Oklahoma facing health problems despite smoking decrease
TULSA, Okla. (AP) — Oklahoma has high rates of death from heart disease, stroke, cancer and respiratory disease despite a decrease in smoking, according to a new report.
Less than 20 percent of Oklahoma adults smoke, down from 25 percent a decade ago, according to the State of the State’s Health Report that was released Monday, The Tulsa World reported . The teen smoking rate was 13 percent in 2015, down from about a third of teens smoking in 2005.
However, the state still has a high rate of health issues tied with smoking, such as lung cancer and heart disease, the report found.
The effects of smoking aren’t automatically reversed by quitting, said Leanne Stephens, a spokeswoman for the Tulsa Health Department. She said that according to the U.S. Department of Health and Human Services, cancer risks can be cut in half within five years of quitting and the risk of a stroke could be reduced to that of a nonsmoker within two to five years.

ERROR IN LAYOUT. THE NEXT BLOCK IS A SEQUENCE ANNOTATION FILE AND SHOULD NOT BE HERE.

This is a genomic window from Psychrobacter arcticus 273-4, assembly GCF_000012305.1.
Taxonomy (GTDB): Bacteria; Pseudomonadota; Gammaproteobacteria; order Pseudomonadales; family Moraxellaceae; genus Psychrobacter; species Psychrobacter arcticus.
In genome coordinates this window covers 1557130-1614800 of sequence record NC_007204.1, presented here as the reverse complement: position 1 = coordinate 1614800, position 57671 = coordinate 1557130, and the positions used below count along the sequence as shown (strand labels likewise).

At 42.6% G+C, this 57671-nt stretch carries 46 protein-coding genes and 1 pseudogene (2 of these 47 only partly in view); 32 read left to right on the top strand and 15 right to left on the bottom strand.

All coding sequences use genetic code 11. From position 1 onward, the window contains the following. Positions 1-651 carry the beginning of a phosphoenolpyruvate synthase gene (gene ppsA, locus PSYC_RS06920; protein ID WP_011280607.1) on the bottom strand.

Increasing rates of obesity may also be contributing to high rates of heart disease, the report said. The state has seen its obesity rate more than double since the 1990s, the report found.
About a third of adults in Oklahoma and 20 percent of adolescents are overweight, the report said. Obesity also likely contributes to the state’s high rate of diabetes, with 12 percent of the population with the disease.
“The prevention of obesity is a complex problem and requires a multi-faceted approach,” Stephens said. “There are many factors that contribute to obesity rates, including poor diet and inactivity.”
Information from: Tulsa World, http://www.tulsaworld.com